The unthinkable recently happened in my family.
My dad died.
We’re still living this nightmare that started when he got sick. Oftentimes, kind‐hearted well‐wishers unknowingly make it worse with the things they say, but my parents’ financial adviser is not one of those people.
I remember Mr. Vincent Rogers since I was a little girl. I was frightened of him for a long time simply because when my parents took out life insurance policies on us when I was 9, I was terrified to have blood drawn and I blamed Rogers for my fear.
Rogers was not just a financial adviser, he was also a friend to my dad, as he relayed to me when he paid his respects at my dad’s funeral.
“Do you remember me?” he asked.
“Of course,” I responded before thanking him for joining our family to celebrate our dad’s life.
“Your dad was my great friend,” he told me.
He relayed a story about how when he was a young newlywed, my dad made his wife (who was from Colombia and at the time spoke limited English) feel comfortable because he spoke in Spanish to her. Oftentimes, Rogers said, my dad and he had philosophical conversations about life and marriage. He told me that he will miss my dad—and I could tell he meant it.
There is one guarantee in this life and that is death. Given that fact, there is a very high chance that your clients are going to experience the loss of a loved one in the course of your working with them.
A time of loss is also a time of heightened sensitivity. Understandably, it’s stressful to approach a grieving person for fear of saying the wrong thing. Death in a family can cause your clients to cut out their own family members, and if you say something offensive to them, they just might cut you out too.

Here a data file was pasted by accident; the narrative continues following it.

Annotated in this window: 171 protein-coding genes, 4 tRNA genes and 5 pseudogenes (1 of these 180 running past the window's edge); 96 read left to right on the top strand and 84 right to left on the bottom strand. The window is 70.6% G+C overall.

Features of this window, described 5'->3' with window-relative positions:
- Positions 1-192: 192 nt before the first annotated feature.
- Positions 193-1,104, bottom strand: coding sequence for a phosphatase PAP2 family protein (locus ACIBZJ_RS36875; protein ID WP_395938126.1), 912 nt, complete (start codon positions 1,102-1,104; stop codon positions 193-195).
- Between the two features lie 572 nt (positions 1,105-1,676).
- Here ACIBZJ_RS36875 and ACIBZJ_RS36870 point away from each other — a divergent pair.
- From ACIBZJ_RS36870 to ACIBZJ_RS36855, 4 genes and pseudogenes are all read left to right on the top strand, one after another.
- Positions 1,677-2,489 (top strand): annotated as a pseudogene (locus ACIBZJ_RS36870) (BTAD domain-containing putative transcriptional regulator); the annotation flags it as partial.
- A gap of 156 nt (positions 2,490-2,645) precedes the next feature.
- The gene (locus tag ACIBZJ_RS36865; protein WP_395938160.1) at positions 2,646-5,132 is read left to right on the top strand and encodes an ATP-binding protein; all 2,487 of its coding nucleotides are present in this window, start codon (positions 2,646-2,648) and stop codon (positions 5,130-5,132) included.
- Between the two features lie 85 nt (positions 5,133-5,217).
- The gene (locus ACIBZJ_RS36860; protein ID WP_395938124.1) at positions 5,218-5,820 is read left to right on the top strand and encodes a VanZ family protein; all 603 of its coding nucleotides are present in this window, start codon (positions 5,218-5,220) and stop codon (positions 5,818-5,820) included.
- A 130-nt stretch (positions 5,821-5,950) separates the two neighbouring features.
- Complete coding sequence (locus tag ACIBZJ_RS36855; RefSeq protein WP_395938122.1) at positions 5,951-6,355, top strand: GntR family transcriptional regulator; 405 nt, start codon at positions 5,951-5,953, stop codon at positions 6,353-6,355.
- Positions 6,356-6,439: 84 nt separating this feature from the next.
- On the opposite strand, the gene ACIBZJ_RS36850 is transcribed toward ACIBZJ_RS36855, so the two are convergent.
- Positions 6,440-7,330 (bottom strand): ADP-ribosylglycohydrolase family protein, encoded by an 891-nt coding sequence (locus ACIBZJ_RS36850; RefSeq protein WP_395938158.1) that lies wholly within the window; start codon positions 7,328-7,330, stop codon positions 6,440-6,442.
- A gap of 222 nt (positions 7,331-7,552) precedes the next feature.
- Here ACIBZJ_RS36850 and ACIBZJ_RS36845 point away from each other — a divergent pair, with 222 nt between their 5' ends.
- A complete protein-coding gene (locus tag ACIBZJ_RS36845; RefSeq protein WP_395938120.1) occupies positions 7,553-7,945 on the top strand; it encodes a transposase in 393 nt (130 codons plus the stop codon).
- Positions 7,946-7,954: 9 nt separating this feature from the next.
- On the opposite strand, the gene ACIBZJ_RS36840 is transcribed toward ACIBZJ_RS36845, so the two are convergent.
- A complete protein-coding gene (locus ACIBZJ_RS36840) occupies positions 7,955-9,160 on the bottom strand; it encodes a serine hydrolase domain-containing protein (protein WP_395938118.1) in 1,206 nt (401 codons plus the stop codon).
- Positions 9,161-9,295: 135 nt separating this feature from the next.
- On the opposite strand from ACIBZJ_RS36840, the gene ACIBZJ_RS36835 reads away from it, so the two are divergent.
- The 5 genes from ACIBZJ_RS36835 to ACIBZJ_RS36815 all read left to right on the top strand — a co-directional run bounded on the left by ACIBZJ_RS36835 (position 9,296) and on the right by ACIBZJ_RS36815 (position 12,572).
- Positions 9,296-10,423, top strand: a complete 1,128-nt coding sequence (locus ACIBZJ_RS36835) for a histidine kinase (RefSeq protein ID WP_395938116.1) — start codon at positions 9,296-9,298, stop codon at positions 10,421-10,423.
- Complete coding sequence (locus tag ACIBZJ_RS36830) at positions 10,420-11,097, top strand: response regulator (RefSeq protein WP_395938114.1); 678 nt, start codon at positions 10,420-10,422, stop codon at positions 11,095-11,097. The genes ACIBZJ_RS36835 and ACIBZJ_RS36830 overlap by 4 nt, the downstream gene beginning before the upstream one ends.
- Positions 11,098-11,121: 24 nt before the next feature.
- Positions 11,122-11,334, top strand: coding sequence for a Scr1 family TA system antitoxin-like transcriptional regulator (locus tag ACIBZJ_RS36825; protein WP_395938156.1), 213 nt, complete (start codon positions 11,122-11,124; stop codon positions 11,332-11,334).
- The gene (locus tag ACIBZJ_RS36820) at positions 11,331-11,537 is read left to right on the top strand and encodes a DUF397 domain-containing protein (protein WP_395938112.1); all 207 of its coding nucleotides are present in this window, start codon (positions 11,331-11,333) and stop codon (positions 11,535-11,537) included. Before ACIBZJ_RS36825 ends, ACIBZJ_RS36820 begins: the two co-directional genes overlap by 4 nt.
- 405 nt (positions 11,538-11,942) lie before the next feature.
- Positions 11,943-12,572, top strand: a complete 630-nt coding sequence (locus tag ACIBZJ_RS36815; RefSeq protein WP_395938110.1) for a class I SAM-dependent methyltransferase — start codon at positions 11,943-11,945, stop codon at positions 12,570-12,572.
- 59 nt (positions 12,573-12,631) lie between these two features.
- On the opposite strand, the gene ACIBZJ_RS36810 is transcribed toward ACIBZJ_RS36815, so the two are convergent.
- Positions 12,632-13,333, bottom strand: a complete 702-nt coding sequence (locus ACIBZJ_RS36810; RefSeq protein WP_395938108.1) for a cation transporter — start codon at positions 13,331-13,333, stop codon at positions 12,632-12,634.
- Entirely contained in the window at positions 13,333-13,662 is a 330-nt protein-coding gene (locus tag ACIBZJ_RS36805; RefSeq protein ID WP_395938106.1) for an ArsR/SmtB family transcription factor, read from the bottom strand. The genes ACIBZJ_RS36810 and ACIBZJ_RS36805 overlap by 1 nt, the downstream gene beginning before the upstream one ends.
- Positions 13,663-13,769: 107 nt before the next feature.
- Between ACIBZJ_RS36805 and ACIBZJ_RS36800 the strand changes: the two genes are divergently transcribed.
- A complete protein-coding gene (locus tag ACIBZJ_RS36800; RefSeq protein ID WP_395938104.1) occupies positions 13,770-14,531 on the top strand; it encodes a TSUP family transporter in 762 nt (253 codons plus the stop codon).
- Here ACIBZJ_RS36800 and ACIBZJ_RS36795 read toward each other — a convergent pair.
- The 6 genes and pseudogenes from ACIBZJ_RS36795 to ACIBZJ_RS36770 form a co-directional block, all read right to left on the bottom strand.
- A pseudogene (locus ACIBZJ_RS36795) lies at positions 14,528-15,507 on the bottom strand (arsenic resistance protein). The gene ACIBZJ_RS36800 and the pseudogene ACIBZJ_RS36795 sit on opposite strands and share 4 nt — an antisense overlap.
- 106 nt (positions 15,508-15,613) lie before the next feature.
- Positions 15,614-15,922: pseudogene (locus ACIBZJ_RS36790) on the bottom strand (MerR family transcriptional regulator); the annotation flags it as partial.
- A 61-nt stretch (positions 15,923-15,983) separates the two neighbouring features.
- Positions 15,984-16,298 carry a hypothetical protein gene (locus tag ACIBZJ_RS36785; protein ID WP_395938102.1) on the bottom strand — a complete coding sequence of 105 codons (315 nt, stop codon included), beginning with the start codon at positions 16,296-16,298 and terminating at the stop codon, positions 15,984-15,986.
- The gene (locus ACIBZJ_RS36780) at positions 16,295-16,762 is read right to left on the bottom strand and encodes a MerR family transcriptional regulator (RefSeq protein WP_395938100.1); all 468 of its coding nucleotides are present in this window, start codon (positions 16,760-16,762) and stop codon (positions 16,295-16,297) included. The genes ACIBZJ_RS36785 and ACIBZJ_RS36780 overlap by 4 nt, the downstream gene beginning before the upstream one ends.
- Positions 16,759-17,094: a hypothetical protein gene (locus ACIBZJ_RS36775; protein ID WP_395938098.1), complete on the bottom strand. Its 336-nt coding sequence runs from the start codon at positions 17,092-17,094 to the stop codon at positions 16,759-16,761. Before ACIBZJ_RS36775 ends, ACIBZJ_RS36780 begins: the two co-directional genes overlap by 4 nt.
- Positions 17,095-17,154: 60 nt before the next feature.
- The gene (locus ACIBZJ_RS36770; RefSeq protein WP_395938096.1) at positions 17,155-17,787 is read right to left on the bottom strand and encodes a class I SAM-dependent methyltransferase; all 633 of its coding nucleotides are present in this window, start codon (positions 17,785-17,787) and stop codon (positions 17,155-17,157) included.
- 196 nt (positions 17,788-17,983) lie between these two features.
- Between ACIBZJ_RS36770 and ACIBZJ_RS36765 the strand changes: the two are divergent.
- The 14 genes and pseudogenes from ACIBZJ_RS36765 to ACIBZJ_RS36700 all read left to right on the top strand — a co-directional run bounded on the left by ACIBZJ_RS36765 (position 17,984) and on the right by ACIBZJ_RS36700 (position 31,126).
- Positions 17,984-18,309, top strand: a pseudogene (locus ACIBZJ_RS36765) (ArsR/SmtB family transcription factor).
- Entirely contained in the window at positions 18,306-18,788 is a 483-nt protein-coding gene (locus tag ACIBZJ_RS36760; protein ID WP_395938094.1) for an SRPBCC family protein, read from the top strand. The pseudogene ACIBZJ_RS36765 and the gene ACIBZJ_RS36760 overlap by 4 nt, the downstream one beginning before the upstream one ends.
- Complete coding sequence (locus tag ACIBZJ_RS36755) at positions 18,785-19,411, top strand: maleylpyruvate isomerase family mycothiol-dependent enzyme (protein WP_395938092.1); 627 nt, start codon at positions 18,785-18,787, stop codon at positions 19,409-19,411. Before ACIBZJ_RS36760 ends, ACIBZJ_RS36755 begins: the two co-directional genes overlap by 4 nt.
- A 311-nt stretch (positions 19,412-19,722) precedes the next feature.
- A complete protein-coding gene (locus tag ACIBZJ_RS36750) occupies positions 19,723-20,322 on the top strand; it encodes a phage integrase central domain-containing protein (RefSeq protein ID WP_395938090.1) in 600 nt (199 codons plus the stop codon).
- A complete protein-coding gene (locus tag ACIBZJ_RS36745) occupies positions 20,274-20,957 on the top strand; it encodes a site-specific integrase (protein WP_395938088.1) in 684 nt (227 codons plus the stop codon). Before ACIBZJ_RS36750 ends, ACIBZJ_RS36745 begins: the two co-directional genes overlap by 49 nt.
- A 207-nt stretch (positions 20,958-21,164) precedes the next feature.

Clients might hold you to a higher standard when it comes to communication skills, and especially during a time of loss. Avoid being offensive by steering clear of the following phrases:
“I can’t even imagine.” Andrea Raynor, hospice chaplain, writes in her book The Alphabet of Grief: Words to Help in Times of Sorrow, that this is one of the more hurtful things to say to clients who are grieving. She said that this is like telling your client that their situation is so horrifying that you can’t even picture yourself going through it.
“I know how you feel.” None of us know how each other feels, really, and especially not during a time of loss. We’ve all lost someone, so if you are trying to say you know how they feel because you too have lost someone, then tell them the specific story while also clarifying that you understand that we all grieve and feel differently.
A friend, who’d also lost her father not too long ago, reached out and instead of saying, “I know how you feel,” she shared a specific story of how she has coped with losing her dad.
“It gets better when you realize he’s always with you,” she told me. This has been incredibly comforting, and I think of it every day.
“I’m so sorry.” Amy Florian told the Wall Street Journal that your clients will likely hear this phrase thousands of times and it will likely not have any impact by the time you say it. She’s right. This phrase could open the door to a negative situation, also, Florian noted, like the client responding with “Not half as sorry as I am.” Instead, she adds, share a memory of their loved one if you knew them, the way Rogers did with me.
“Everything happens for a reason.” This is another one best avoided, David Kessler, author and lecturer on death and dying, told the Wall Street Journal.
“When you’re in deep grief, you don’t care about any reasons,” he said in the article titled, “What Not to Say to a Grieving Client.”
He advises to simply let your client talk. Allow for extra time for your meeting with them with the expectation that they’ll need more time to tell their story.
These are the four phrases that have been triggers for me, and upon further research I found them on several lists of what not to say to clients who are grieving. Simply avoid these phrases altogether, opting for an authentic, heartfelt story of your clients’ loved one. You’re not going to make them feel better, but you could avoid making them feel worse.
One last bit of advice: check in on your clients. They’re probably not OK one month, two months, even a year after their loved one’s death. You reaching out just to see how they are will mean the world to them.
Ana Trujillo Limón is associate editor of the Journal of Financial Planning and the editor of the FPA Practice Management Blog. Email her at email@example.com. Follow her on Twitter at @AnaT_Edits.